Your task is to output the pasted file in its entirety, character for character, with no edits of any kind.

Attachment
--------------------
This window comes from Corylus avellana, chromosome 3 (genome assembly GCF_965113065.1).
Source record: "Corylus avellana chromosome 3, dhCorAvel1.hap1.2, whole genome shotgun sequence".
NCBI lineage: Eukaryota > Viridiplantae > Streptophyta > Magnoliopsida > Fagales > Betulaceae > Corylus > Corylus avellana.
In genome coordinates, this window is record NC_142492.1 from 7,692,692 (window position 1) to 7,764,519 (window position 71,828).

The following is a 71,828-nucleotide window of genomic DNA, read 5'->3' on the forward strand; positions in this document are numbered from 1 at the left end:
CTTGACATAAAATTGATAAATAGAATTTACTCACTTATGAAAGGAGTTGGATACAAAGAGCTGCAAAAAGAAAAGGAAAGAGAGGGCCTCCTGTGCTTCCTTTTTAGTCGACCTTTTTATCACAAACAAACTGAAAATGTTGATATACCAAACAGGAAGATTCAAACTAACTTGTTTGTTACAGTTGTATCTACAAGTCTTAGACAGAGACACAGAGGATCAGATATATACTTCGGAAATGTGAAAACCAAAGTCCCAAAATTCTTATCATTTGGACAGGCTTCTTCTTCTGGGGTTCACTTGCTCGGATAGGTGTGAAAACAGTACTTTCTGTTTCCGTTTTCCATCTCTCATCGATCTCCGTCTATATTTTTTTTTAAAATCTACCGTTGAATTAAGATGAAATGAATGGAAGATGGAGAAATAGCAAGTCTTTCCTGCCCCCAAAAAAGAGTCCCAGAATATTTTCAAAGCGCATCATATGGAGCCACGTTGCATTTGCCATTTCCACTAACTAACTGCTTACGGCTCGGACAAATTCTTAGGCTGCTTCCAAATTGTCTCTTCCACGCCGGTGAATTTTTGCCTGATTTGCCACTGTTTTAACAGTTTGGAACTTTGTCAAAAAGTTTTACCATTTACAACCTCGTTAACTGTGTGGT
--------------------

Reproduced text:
This window comes from Corylus avellana, chromosome 3 (genome assembly GCF_965113065.1).
Source record: "Corylus avellana chromosome 3, dhCorAvel1.hap1.2, whole genome shotgun sequence".
NCBI lineage: Eukaryota > Viridiplantae > Streptophyta > Magnoliopsida > Fagales > Betulaceae > Corylus > Corylus avellana.
In genome coordinates, this window is record NC_142492.1 from 7,692,692 (window position 1) to 7,764,519 (window position 71,828).

The following is a 71,828-nucleotide window of genomic DNA, read 5'->3' on the forward strand; positions in this document are numbered from 1 at the left end:
CTTGACATAAAATTGATAAATAGAATTTACTCACTTATGAAAGGAGTTGGATACAAAGAGCTGCAAAAAGAAAAGGAAAGAGAGGGCCTCCTGTGCTTCCTTTTTAGTCGACCTTTTTATCACAAACAAACTGAAAATGTTGATATACCAAACAGGAAGATTCAAACTAACTTGTTTGTTACAGTTGTATCTACAAGTCTTAGACAGAGACACAGAGGATCAGATATATACTTCGGAAATGTGAAAACCAAAGTCCCAAAATTCTTATCATTTGGACAGGCTTCTTCTTCTGGGGTTCACTTGCTCGGATAGGTGTGAAAACAGTACTTTCTGTTTCCGTTTTCCATCTCTCATCGATCTCCGTCTATATTTTTTTTTAAAATCTACCGTTGAATTAAGATGAAATGAATGGAAGATGGAGAAATAGCAAGTCTTTCCTGCCCCCAAAAAAGAGTCCCAGAATATTTTCAAAGCGCATCATATGGAGCCACGTTGCATTTGCCATTTCCACTAACTAACTGCTTACGGCTCGGACAAATTCTTAGGCTGCTTCCAAATTGTCTCTTCCACGCCGGTGAATTTTTGCCTGATTTGCCACTGTTTTAACAGTTTGGAACTTTGTCAAAAAGTTTTACCATTTACAACCTCGTTAACTGTGTGGT